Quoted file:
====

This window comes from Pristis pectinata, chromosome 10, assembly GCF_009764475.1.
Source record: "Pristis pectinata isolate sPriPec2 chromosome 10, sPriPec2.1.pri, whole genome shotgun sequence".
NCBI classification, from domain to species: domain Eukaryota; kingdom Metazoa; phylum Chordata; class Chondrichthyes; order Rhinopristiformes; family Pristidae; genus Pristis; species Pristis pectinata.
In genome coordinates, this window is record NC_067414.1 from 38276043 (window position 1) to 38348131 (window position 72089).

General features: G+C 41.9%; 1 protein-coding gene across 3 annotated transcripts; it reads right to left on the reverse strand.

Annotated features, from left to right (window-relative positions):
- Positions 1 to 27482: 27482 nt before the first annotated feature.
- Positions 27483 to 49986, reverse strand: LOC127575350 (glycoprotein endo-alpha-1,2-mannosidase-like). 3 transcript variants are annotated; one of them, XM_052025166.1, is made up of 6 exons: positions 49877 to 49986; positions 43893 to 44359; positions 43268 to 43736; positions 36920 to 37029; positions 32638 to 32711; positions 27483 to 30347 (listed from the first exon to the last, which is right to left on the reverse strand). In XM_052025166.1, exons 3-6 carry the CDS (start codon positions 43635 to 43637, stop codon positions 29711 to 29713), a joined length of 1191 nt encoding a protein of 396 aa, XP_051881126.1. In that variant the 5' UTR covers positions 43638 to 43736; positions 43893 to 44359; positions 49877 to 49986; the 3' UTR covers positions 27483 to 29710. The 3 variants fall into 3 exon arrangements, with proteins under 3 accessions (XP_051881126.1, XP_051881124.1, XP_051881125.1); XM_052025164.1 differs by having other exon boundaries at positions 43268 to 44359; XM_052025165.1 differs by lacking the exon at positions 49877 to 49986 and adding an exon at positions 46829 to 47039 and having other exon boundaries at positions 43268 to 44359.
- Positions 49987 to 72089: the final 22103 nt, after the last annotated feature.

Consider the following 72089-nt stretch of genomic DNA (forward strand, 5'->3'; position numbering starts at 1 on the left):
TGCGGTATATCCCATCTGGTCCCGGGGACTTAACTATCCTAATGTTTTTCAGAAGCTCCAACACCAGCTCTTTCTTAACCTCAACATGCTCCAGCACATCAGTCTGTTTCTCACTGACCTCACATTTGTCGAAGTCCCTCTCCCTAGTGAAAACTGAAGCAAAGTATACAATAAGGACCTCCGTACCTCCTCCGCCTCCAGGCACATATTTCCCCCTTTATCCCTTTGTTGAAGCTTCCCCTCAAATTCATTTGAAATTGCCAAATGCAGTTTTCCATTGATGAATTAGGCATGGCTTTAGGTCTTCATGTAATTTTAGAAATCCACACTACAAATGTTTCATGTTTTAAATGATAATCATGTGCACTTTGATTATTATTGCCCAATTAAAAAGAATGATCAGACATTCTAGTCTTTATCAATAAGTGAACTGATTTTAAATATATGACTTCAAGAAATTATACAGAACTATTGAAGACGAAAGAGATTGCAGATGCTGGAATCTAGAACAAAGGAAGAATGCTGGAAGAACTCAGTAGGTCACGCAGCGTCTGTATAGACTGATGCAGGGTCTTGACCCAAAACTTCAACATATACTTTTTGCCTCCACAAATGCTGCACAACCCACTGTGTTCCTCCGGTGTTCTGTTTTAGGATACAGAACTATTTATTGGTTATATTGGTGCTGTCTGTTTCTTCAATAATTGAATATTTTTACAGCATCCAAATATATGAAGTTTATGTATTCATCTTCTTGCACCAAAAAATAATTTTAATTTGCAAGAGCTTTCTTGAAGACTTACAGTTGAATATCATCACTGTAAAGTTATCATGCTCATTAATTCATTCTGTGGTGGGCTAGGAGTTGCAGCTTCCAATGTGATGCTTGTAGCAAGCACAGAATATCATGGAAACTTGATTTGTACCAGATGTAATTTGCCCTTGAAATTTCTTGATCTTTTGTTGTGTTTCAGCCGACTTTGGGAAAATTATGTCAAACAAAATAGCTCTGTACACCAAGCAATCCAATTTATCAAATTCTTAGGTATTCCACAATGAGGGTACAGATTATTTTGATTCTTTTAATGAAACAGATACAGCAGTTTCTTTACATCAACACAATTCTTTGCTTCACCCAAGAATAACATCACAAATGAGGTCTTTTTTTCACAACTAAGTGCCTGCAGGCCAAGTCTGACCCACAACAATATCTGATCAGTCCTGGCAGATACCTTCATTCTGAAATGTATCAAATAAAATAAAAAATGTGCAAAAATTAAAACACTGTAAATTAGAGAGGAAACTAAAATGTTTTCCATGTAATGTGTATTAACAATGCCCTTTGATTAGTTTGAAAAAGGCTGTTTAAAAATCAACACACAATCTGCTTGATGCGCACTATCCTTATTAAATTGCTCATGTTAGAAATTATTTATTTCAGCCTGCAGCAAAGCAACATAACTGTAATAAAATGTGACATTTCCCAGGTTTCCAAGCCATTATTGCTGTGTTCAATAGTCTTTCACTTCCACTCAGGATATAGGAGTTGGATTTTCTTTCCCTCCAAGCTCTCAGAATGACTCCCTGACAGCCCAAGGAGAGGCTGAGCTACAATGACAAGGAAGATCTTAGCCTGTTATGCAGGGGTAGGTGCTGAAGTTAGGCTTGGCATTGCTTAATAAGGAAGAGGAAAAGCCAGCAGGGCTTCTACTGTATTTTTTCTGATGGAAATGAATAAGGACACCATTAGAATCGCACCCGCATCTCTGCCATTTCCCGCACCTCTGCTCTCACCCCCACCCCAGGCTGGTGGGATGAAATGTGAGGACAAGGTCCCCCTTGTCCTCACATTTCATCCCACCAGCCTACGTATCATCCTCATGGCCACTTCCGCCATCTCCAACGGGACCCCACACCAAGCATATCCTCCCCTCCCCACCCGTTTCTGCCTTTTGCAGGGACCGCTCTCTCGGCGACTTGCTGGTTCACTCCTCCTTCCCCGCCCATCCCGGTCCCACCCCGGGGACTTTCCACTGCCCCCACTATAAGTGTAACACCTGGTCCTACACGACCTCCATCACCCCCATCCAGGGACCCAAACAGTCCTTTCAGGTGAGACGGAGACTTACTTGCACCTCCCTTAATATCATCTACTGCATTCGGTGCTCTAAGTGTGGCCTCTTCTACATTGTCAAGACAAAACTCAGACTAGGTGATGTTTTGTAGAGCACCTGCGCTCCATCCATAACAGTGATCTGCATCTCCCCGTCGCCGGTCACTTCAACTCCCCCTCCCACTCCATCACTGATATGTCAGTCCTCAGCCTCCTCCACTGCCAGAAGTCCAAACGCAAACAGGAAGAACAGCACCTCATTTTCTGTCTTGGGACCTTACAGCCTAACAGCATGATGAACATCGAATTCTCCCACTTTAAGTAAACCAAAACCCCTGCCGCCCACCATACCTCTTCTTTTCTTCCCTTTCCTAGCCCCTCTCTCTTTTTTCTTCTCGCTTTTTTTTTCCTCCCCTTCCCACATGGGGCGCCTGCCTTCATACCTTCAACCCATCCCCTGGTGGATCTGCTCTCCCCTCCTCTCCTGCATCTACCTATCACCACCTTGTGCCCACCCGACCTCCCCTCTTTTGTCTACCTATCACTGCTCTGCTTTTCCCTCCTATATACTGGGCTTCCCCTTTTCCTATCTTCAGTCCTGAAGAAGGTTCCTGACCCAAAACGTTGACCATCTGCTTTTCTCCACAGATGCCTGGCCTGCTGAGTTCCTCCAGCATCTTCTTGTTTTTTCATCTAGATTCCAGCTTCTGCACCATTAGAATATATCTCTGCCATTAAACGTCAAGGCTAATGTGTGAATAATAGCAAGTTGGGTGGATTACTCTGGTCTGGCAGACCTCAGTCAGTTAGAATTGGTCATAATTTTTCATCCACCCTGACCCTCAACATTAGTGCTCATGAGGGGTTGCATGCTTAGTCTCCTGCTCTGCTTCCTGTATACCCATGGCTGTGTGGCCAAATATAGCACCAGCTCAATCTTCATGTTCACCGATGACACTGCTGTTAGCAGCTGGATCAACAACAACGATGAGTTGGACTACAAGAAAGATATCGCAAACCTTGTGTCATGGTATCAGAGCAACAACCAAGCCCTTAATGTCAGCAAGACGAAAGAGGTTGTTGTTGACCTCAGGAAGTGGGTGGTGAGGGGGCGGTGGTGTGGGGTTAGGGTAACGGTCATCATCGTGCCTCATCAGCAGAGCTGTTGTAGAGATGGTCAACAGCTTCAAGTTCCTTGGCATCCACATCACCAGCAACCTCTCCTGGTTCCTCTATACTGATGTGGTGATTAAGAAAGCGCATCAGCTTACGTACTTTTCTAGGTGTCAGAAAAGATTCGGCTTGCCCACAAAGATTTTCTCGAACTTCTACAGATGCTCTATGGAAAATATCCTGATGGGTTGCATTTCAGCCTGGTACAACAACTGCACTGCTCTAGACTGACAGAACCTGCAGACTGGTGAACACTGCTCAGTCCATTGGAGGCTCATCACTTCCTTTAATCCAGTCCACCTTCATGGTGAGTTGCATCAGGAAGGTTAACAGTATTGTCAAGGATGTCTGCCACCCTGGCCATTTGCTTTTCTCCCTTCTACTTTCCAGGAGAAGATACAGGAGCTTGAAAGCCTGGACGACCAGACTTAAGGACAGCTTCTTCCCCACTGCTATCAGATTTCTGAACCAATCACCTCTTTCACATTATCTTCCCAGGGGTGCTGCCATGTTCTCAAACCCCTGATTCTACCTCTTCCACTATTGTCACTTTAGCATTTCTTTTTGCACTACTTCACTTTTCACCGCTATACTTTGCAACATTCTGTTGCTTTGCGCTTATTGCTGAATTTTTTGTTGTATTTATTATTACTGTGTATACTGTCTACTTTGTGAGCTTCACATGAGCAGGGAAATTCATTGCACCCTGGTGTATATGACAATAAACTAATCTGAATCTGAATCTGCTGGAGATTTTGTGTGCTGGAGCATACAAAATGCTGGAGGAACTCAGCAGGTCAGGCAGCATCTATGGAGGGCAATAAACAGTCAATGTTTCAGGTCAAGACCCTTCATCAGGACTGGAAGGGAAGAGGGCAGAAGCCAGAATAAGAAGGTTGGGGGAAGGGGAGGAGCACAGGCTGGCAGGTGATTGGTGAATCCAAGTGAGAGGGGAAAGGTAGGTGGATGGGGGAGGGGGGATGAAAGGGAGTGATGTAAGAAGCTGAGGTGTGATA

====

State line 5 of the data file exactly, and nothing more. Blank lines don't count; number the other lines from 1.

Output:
General features: G+C 41.9%; 1 protein-coding gene across 3 annotated transcripts; it reads right to left on the reverse strand.